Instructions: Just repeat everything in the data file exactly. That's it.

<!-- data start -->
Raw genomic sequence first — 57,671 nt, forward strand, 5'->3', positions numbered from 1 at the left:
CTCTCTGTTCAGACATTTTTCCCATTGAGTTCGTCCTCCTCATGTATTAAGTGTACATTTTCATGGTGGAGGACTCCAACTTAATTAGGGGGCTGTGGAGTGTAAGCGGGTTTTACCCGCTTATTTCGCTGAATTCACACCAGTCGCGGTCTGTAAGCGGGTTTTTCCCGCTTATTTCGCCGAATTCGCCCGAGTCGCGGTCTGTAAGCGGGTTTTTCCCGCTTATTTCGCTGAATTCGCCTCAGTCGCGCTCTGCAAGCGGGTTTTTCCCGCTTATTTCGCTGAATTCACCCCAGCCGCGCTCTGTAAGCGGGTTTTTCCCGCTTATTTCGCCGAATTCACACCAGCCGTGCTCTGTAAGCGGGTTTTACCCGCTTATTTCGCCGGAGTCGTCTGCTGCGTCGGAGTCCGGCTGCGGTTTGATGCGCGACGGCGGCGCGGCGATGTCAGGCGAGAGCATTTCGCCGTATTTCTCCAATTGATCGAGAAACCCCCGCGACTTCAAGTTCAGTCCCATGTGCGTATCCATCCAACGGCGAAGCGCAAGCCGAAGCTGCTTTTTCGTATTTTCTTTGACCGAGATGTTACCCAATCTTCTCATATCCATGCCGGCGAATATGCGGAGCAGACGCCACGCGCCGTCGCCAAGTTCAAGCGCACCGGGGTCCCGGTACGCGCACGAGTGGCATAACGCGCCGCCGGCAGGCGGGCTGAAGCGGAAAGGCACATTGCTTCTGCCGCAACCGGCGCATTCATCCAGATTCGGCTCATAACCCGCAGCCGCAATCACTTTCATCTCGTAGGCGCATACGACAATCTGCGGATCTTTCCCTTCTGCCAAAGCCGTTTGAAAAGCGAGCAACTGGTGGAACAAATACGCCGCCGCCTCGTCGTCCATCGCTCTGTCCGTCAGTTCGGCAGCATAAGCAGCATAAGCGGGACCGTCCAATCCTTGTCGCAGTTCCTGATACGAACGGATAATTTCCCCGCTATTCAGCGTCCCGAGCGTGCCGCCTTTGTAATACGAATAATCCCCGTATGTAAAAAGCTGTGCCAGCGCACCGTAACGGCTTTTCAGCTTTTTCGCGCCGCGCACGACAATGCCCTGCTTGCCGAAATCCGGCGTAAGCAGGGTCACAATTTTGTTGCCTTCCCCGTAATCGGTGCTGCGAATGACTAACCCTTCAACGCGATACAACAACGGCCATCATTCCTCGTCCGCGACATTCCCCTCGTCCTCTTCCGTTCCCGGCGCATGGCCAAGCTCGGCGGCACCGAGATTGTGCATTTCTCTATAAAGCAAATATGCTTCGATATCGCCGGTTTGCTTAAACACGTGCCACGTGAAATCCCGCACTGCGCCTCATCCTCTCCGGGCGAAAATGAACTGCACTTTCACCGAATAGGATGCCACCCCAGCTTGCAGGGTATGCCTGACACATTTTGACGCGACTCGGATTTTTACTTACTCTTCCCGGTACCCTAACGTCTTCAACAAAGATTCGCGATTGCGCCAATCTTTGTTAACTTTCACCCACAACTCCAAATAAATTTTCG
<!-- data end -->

Raw genomic sequence first — 57,671 nt, forward strand, 5'->3', positions numbered from 1 at the left:
CTCTCTGTTCAGACATTTTTCCCATTGAGTTCGTCCTCCTCATGTATTAAGTGTACATTTTCATGGTGGAGGACTCCAACTTAATTAGGGGGCTGTGGAGTGTAAGCGGGTTTTACCCGCTTATTTCGCTGAATTCACACCAGTCGCGGTCTGTAAGCGGGTTTTTCCCGCTTATTTCGCCGAATTCGCCCGAGTCGCGGTCTGTAAGCGGGTTTTTCCCGCTTATTTCGCTGAATTCGCCTCAGTCGCGCTCTGCAAGCGGGTTTTTCCCGCTTATTTCGCTGAATTCACCCCAGCCGCGCTCTGTAAGCGGGTTTTTCCCGCTTATTTCGCCGAATTCACACCAGCCGTGCTCTGTAAGCGGGTTTTACCCGCTTATTTCGCCGGAGTCGTCTGCTGCGTCGGAGTCCGGCTGCGGTTTGATGCGCGACGGCGGCGCGGCGATGTCAGGCGAGAGCATTTCGCCGTATTTCTCCAATTGATCGAGAAACCCCCGCGACTTCAAGTTCAGTCCCATGTGCGTATCCATCCAACGGCGAAGCGCAAGCCGAAGCTGCTTTTTCGTATTTTCTTTGACCGAGATGTTACCCAATCTTCTCATATCCATGCCGGCGAATATGCGGAGCAGACGCCACGCGCCGTCGCCAAGTTCAAGCGCACCGGGGTCCCGGTACGCGCACGAGTGGCATAACGCGCCGCCGGCAGGCGGGCTGAAGCGGAAAGGCACATTGCTTCTGCCGCAACCGGCGCATTCATCCAGATTCGGCTCATAACCCGCAGCCGCAATCACTTTCATCTCGTAGGCGCATACGACAATCTGCGGATCTTTCCCTTCTGCCAAAGCCGTTTGAAAAGCGAGCAACTGGTGGAACAAATACGCCGCCGCCTCGTCGTCCATCGCTCTGTCCGTCAGTTCGGCAGCATAAGCAGCATAAGCGGGACCGTCCAATCCTTGTCGCAGTTCCTGATACGAACGGATAATTTCCCCGCTATTCAGCGTCCCGAGCGTGCCGCCTTTGTAATACGAATAATCCCCGTATGTAAAAAGCTGTGCCAGCGCACCGTAACGGCTTTTCAGCTTTTTCGCGCCGCGCACGACAATGCCCTGCTTGCCGAAATCCGGCGTAAGCAGGGTCACAATTTTGTTGCCTTCCCCGTAATCGGTGCTGCGAATGACTAACCCTTCAACGCGATACAACAACGGCCATCATTCCTCGTCCGCGACATTCCCCTCGTCCTCTTCCGTTCCCGGCGCATGGCCAAGCTCGGCGGCACCGAGATTGTGCATTTCTCTATAAAGCAAATATGCTTCGATATCGCCGGTTTGCTTAAACACGTGCCACGTGAAATCCCGCACTGCGCCTCATCCTCTCCGGGCGAAAATGAACTGCACTTTCACCGAATAGGATGCCACCCCAGCTTGCAGGGTATGCCTGACACATTTTGACGCGACTCGGATTTTTACTTACTCTTCCCGGTACCCTAACGTCTTCAACAAAGATTCGCGATTGCGCCAATCTTTGTTAACTTTCACCCACAACTCCAAATAAATTTTCG